Agency resourcing - managing the peaks and troughs

Late-night, last-minute pitch amends with pizza and beer are part of the agency fun, right? But for every Friday that you go home with shoulders up against your ears – there are calmer times. Times when specific skillsets aren’t required so that team can polish their craft or do some R&D.

But what do these peaks and troughs do for your bottom line? You’re still paying salaries in the quieter times. How much of that spend is recoverable?

Ultimately, if you want your agency to be more profitable, calmer and more balanced working patterns where teams are consistently fully utilised are key. So what can you do to better manage utilisation fluctuations and profit month-to-month?

People round a desk

Manage your pipeline and forecasting

Can you see what’s in your pipeline? Do you know how likely the work is to land and when? And if it doesn’t, what does this mean for suddenly available resource? Do you have other work for them?

These are all questions you must be able to answer easily if you want a continual flow of manageable work through your agency teams and fewer utilisation surprises when you look at project progress and budget.

Getting to grips with the work coming in and seeing the implication of any won or lost work against billing plans, capacity, and the schedule will guide you towards the right actions to take if you want to level out any peaks and troughs – both in terms of workload and financials. If you’re really on top of these areas, you give yourself time to make the right moves.

If your pipeline is fit to burst – knowing what’s coming in can really help you stagger when projects get the green light, creating a more manageable flow of work. And if you’re honest with your client about why you want to delay work slightly, they may not mind because they’ll know they get your complete focus when you do it.

Monitor capacity to manage your resource effectively

If your pipeline is lean, it can be tempting to take any work. But if that work makes the busy people busier, and leaves those twiddling their thumbs with nothing new to do, then you’re inviting a capacity issue. An issue that’s going to impact the utilisation greatly, and therefore recoverability, of some team members.

The ideal scenario is that all team members are working on chargeable work all the time. To move as close to this scenario as possible, you need a clear view of the schedule, what’s booked against each department and individual and what’s highly likely to land. From there, you can look at where there are gaps, and your new business team, account managers, and project manager can look to fill these gaps.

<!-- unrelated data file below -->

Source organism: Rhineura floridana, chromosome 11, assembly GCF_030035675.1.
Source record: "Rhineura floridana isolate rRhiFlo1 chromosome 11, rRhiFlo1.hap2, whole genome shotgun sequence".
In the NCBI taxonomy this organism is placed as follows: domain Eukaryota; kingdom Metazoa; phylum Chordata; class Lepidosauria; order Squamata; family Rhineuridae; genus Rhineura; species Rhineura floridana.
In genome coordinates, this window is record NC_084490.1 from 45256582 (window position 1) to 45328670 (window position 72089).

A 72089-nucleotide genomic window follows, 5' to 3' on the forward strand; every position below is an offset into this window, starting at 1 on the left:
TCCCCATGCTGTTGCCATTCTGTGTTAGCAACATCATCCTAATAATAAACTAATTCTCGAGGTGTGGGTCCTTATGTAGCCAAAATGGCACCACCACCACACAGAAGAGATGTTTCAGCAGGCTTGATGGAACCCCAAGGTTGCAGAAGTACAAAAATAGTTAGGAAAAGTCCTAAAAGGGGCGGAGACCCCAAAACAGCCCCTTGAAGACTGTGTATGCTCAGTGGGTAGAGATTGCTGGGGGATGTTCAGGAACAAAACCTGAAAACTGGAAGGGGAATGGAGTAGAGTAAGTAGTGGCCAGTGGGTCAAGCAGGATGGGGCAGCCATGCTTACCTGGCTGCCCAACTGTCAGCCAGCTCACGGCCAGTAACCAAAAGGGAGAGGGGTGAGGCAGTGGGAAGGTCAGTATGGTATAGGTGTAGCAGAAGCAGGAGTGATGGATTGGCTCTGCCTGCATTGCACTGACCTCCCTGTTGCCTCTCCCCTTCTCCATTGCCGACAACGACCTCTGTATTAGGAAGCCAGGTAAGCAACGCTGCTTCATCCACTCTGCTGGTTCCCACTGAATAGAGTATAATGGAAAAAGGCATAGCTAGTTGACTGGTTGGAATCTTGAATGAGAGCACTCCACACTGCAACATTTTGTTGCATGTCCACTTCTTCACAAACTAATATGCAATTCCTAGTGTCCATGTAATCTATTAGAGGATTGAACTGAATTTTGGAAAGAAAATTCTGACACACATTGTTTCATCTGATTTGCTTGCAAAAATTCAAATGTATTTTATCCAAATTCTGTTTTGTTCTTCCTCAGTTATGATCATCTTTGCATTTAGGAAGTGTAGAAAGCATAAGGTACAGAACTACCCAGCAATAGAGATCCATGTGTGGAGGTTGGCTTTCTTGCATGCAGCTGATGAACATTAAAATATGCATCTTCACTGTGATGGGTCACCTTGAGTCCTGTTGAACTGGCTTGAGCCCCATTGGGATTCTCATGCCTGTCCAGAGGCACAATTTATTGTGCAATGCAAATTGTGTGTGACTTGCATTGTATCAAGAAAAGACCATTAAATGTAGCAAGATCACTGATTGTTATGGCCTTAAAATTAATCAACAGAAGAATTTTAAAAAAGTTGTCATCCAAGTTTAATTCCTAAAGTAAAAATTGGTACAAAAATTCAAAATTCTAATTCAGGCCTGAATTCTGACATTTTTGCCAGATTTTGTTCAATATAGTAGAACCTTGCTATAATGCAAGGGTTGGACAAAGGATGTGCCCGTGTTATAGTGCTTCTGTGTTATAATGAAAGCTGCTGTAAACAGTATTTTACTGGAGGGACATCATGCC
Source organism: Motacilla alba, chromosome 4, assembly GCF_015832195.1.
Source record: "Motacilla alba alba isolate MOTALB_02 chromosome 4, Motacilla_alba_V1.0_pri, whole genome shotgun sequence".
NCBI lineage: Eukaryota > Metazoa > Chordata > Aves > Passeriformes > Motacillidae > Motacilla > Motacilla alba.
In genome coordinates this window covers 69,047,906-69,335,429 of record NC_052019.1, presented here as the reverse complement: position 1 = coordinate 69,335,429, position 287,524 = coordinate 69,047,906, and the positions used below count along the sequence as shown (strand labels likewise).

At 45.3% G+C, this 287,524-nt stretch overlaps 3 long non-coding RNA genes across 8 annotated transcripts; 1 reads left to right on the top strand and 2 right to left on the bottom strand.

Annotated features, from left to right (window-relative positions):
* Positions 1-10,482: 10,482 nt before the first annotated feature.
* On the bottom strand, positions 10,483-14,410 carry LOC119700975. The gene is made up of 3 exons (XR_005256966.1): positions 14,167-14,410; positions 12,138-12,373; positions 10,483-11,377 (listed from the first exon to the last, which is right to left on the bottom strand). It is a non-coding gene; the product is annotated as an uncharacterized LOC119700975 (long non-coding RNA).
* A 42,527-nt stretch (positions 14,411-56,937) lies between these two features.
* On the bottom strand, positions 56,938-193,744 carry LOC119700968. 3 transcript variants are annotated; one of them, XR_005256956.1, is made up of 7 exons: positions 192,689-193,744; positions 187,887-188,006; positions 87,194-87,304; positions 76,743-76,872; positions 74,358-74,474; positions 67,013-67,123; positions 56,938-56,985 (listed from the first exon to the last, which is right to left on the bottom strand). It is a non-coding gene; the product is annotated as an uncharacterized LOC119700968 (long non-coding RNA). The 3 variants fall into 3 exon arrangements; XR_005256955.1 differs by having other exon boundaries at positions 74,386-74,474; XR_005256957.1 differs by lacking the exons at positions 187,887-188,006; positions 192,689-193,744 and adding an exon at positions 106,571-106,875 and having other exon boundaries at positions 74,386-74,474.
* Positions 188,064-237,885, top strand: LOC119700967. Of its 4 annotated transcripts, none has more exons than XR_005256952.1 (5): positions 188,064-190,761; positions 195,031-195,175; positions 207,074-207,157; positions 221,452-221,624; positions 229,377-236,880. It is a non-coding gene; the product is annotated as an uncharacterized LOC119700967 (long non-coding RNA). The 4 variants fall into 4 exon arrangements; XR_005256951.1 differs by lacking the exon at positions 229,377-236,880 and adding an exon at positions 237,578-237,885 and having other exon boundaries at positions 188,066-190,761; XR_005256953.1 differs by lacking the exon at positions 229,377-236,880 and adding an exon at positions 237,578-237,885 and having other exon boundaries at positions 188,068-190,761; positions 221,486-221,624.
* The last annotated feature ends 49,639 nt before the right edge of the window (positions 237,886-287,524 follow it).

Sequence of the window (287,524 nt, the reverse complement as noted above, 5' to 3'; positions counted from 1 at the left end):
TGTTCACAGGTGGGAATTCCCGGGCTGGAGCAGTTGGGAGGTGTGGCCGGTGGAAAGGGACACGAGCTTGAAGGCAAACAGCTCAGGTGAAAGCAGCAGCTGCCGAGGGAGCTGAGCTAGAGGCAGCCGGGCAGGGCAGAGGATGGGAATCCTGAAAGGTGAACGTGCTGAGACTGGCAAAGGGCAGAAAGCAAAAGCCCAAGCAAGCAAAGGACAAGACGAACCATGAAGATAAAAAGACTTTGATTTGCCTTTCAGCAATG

woman at desk

If you can see in advance that someone has capacity, you can manage it. You don’t want to be looking at all this at the end of the month and seeing that someone, or a number of people with the same skillset, were under-utilised. You need to be constantly looking ahead and see how things are panning out week-to-week and whenever a big pipeline project is launched or declined.

If you can’t sell new work to keep everyone busy, you can still use the time productively. Perhaps strategically over-service a client or book team members on internal projects or some specific R&D. You’re paying their salary regardless, so use their time productively, but you can only do this if you see the gap in advance.

And if you continually have more work coming from an existing client than your current team can handle, Client Services need to have an honest chat with this client to find out how long this additional work is likely to continue. If it’s indefinitely, then you can recruit accordingly.

office with lights on ceiling

Do you have the right skill mix to fit your proposition? 

If your agency is doing all the above and you’re still struggling to manage capacity, ask yourself, has the proposition of your agency changed? Either via a conscious move, because you’ve looked at upcoming trends and are moving towards demand, or naturally as your clients have stopped asking for specific services.

If so, have you shifted your team skills mix accordingly?

If you’ve spotted that your artworkers are frequently under-utilised because your clients all want development work, this suggests you need more developers and fewer artworkers, changing the proposition of your agency.

Rather than try and sell clients something they don’t want in order to keep your whole team busy, spot these patterns early and adapt your resource mix accordingly. Otherwise, you’ll end up paying for expensive freelancers to cover over-capacity resources while paying salaries that aren’t recoverable for under-utilised resources.

If you can’t clearly see utilisation and recovery rates by skill set or individual, then it could be a long time before you spot these patterns, which means you’re stuck with the wrong skills mix for longer than you need to be. Given resource is an agency’s biggest expense, that’s really going to impact your recovery rates, overall profitability and growth.


Some factors that cause peaks and troughs aren’t entirely in your control. Economic downturns, for example, or seasonal disruptions such as summer holidays and Christmas.

But whilst you can’t change these, you can better prepare yourself for the challenge. If you’re able to see and efficiently manage everything discussed in this article, perhaps with a solid agency management system, then you’re in the strongest position possible to look ahead and make the right decisions. Then you can enjoy monthly figures that only ever go in one direction – up!